I wrote this blog post and the next as one long blogpost, but I am trying very hard not to wear you out with my tendency to write long. I wanted to address some of the comments I got in response to Part 6 of […]
I spend a lot of time practicing self-care, whether through yoga, meditation, or the way I eat. My boyfriend, however, doesn’t prioritize self-care, and judges the measures I go to to protect my body and my mind, potentially seeing it as selfish. How can I continue to love myself fully without alienating my boyfriend? How can I invite my boyfriend into my practices of self-care if he has no interest?
In Love with Myself
Dear In Love with Myself,
It is great that you have found the level and type of self care that makes you feel good. Self care is a critical component to overall happiness and if I am to judge by your moniker, it seems you have figured out the activity part of this lofty goal. A couple of questions though come to mind when I read your letter. You eat well, meditate, and have a regular yoga practice, but you are dating someone who judges you for the things that make you feel good, and ascribes a selfish motive to your engaging in these activities. Repeat: you are dating someone who judges you as selfish for doing the things that make you feel good. Think about that for a while in your quiet moments. You clearly are not at peace with this, because you wrote to me about it, and you clearly don’t know what to do about it because you wrote to me about it.
If I were to venture a guess, I would say that what rankles is that your desire for, belief in, and pursuit of self care and self love runs in direct opposition to the mate you share your life with, who judges you for these priorities. Explore that with brutal honesty. As I’ve mentioned before in this blog, being brutally honest with ourselves is a form of self care, as well.
There are questions you can ask yourself as you think about this. Do you eat in a way that makes it impossible for him to ever share a meal with you (no food after 6pm and he returns from work at 7pm, for example)? Do you harp on his diet, thereby judging him? How many hours a day are you spending on yoga and meditation? Does your yoga/meditation schedule leave him having to pick up slack in the domestic duties, etc.? Does it eat into the only available time he has to spend together with you? Does he resent all the activities that you engage in without him, or does he save his harsh judgements for those related to health? Are there elements to his disdain or his frustration that you haven’t examined which might perhaps offer explanatory insight? Think about this through that lens of being brutally honest.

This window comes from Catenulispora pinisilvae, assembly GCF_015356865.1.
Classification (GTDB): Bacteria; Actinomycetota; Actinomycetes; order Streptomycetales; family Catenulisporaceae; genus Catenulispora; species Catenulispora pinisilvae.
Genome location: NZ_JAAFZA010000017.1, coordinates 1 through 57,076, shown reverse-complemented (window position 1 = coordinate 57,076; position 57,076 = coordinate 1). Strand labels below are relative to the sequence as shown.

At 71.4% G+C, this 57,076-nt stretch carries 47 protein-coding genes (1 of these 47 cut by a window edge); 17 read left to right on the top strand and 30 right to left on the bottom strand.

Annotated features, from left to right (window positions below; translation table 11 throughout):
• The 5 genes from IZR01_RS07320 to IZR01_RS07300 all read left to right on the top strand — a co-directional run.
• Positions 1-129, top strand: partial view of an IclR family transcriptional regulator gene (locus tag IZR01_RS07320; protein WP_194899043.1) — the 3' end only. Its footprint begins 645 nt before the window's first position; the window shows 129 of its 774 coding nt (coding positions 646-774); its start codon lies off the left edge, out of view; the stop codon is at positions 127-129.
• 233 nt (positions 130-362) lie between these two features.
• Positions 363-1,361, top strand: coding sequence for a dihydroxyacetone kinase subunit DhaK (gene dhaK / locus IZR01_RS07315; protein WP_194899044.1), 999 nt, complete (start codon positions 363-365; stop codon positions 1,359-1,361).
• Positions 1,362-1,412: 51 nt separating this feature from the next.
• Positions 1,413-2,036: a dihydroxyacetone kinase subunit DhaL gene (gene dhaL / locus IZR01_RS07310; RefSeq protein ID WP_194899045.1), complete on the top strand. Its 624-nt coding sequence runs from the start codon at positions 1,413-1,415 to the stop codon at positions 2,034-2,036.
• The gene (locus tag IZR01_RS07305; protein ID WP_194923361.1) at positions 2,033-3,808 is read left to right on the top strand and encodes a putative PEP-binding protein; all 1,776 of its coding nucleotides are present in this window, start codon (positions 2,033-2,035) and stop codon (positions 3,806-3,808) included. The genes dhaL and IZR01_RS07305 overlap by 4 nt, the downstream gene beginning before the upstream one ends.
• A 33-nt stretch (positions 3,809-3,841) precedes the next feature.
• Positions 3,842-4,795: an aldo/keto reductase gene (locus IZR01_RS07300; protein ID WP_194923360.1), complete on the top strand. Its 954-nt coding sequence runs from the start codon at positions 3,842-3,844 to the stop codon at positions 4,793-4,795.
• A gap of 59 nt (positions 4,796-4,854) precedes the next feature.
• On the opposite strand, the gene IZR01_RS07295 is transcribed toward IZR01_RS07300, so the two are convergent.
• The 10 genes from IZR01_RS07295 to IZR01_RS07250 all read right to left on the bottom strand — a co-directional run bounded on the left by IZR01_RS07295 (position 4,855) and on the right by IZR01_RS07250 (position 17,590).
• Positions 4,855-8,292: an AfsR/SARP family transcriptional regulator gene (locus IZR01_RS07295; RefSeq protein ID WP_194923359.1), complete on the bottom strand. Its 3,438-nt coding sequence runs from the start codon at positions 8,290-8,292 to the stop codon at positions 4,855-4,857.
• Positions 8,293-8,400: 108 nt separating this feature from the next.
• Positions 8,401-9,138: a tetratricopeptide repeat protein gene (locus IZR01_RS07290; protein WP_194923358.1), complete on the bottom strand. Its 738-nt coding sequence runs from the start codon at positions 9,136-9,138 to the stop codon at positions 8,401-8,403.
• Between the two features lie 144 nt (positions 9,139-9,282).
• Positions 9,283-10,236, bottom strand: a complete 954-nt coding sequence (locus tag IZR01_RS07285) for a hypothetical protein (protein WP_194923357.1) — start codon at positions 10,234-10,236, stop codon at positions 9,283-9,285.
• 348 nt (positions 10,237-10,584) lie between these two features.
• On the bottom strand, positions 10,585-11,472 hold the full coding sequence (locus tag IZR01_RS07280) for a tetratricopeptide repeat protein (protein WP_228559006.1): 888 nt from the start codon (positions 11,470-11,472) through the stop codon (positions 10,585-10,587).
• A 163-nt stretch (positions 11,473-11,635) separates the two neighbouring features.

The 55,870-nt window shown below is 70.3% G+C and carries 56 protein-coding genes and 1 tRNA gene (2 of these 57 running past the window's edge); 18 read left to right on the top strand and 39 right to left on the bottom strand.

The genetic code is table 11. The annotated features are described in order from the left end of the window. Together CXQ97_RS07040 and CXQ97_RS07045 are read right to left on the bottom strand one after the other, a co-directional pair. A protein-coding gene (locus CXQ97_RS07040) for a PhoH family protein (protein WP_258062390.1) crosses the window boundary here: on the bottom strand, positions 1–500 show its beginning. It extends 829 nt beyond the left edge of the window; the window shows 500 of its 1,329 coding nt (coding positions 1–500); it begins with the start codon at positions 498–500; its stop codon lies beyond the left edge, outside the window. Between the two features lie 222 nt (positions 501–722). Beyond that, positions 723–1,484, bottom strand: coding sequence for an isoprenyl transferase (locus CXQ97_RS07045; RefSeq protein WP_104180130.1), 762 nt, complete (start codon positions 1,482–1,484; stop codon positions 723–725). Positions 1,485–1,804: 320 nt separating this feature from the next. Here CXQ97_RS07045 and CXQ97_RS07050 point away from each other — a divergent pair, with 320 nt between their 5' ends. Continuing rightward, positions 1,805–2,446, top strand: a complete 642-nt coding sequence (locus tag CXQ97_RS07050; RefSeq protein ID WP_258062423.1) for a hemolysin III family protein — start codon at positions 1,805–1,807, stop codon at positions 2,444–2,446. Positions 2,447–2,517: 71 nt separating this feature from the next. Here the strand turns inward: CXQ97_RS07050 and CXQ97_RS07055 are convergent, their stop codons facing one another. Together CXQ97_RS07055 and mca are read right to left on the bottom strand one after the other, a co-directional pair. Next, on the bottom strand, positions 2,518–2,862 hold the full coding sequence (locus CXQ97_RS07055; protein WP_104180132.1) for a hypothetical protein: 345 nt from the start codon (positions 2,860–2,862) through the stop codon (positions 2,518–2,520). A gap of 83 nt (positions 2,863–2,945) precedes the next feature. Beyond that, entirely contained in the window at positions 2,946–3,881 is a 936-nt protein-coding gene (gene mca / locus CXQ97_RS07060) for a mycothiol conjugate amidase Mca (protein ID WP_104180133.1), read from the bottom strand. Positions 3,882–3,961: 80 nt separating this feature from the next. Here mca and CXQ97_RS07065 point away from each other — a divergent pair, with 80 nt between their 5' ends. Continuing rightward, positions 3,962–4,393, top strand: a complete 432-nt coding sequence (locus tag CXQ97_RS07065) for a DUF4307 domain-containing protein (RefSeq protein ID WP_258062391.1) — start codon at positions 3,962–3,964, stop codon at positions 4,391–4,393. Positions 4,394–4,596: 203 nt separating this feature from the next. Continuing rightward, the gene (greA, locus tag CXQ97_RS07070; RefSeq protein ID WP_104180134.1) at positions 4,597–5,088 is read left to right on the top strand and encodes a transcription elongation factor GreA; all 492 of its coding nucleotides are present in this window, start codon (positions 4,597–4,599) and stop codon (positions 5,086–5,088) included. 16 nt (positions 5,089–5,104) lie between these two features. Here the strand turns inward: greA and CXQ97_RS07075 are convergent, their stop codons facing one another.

In any case, you can absolutely continue to love yourself, but I cannot guarantee you can do so in the manner you have chosen without alienating your boyfriend. These two might be mutually exclusive. So you have to make a decision: will you continue to do the things that make you feel good, eating well, meditating and doing yoga, or will you succumb to the judgement of your partner and cut back on or cut out these things. After the critical look you give to this whole issue, are there places and ways in which you could tweak your actions so as to compromise more with what lies at the root of his commentary while still maintaining a satisfactory level of self care?